1. Hi Larry, it’s great to hear from you! Thank you for your comment and yes, we always need free volunteers and as much help as we can get. The animals are especially grateful too … we’ll email you separately to see how we can collaborate. Thanks and happy new year!

  2. I just came back from an encennada cruise. I saw two boxer dogs.
    Skin and bones. One pregnant or just had babies. I want to help rescue them. We went on our way to papas and beer like so many others.
    They still haunt me.
    I want to help.

    1. Hello there I was touched reading what u wrote I live in rosarito and both my wife and I are animals lovers and you have seen for your self how bad these dogs have it here so we are trying to raise money to help all dogs over here so if you wantto help please get back at me any help is great.God bless you and family

      1. Hi Danny, thank you for your lovely comment and it’s great to be connected with other animal lovers and well done for helping. As you say, perhaps we can help each other 🙂

    1. Hi Julie, it’s great to hear from you! Yes, it’s tragic to see them suffer as you describe. We’re always looking for volunteers and I’ll ask the volunteer team to email you separately. In the meantime, please help us spread the word – share this post and share our fb and instagram posts. Thank you! We can’t do this without people like you 🙂

  3. Hello, I’ve recently traveled to Purisima De Bustos Mexico. A small town in Guanajuato. I saw a tremendous amount of homeless dogs. I want to help bring these dogs to a rescue. How can I fond placement for them. I want to help. These poor dogs roam the streets thirsty, sick and hungry.

    1. Hello Maria,
      Thank you for your message and it’s lovely that you want to help. Unfortunately we’re quite far from Guanajuato but if you google, a few local animal shelters come up who might be able to help. All the best and thank you for helping the animals!

  4. Hi,

    I am on a business trip in Lazaro Cardenas, Michoacan and have seen several dogs that are just skins and bones and would like to arrange feeding these dogs. This is very heartbreaking. Is this something you can help me with? I don’t speak Spanish and don’t know who else to contact.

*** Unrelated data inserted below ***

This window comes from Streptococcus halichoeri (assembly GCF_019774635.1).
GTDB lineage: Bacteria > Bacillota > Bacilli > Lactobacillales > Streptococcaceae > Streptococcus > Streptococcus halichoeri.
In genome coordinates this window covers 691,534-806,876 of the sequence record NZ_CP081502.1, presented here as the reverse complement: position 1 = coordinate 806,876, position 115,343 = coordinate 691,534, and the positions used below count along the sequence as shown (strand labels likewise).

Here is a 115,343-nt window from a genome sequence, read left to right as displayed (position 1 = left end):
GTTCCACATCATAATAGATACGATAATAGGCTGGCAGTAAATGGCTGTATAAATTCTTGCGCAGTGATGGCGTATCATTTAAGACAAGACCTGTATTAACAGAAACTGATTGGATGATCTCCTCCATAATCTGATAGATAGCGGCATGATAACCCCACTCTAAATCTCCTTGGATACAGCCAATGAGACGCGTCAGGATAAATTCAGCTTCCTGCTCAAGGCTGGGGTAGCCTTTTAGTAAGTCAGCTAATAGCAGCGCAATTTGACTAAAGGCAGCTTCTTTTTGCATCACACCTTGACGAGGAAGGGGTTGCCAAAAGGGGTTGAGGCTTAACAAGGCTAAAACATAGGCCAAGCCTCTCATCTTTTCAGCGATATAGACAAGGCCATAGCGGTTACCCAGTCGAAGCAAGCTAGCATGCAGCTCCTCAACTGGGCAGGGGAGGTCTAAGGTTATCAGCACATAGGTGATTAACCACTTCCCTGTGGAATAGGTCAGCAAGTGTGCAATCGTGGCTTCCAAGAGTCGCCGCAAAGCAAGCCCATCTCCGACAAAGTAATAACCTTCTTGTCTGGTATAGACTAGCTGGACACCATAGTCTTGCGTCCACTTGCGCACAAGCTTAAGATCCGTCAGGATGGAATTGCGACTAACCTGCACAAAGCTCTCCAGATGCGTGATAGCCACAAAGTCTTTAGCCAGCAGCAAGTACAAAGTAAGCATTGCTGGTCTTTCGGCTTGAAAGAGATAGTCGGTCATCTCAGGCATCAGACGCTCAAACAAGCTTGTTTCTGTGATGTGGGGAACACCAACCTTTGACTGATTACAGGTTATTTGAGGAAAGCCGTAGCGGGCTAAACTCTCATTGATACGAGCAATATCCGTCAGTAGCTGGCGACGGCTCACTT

5. Hi Vikas,
    Thank you so much for reaching out and we feel your pain. It is heartbreaking indeed to see so much suffering. Some of those dogs might also have blood parasites which makes them very skinny even if they eat and it is tough disease to fight. Sadly, the region you are in is far from where we are in Rosarito so we don’t know anyone in your area. Perhaps one day, we will be big enough to grow that far but until then, you can try to ask your hotel or local travel agent as they often have contacts of who is helping dogs locally. Good luck and take care!

  6. My daughter is in Mexico and is heartbroken to leave a stray dog that has befriended her. What can she do? This dog is old and skinny and she’s been feeding him. She wants to keep him and bring him home to Vermont.

    1. Hi Sharon, thank you very much for reaching out and posting a comment. Yes, it can be overwhelming seeing stray dogs. Without knowing the whole situation, it’s very hard to advise you. Very often, their skinniness is due to parasites rather than hunger and the dog might just need a vet and medication. The best option is to contact a local charity or animal shelter to help assess the dog’s living conditions and if any locals are feeding the dog. They might just need some help with vet support. I hope that helps but it’s always worth asking locals first for their advice as sometimes, moving a dog can cause more stress and angst. It depends on the situation. Unfortunately, we are not open yet so we can’t come and help but we will help those cases as soon as we are up and running.

      1. Thank you for your answer. It will be wonderful when you’re open and able to help. My daughter is home now in Vermont and really will not talk about the situation. She im sure was very heartbroken to leave this old dog behind. Im sure he’s been looking for her. She said that the old dog could hardly walk. She saw puppies all covered in mange but she didn’t touch them. She was in Tulum I believe. Near Cancun.

        1. Thank you for your lovely reply Sharon. I know it’s heartbreaking. I’m lucky to live in an area where the strays all have their adopted houses and are well cared for. It takes a while for that kind of community care to happen but hopefully we’ll be able to speed things up. I’m also looking forward to being able to help more when we’re open. Thank you for your support!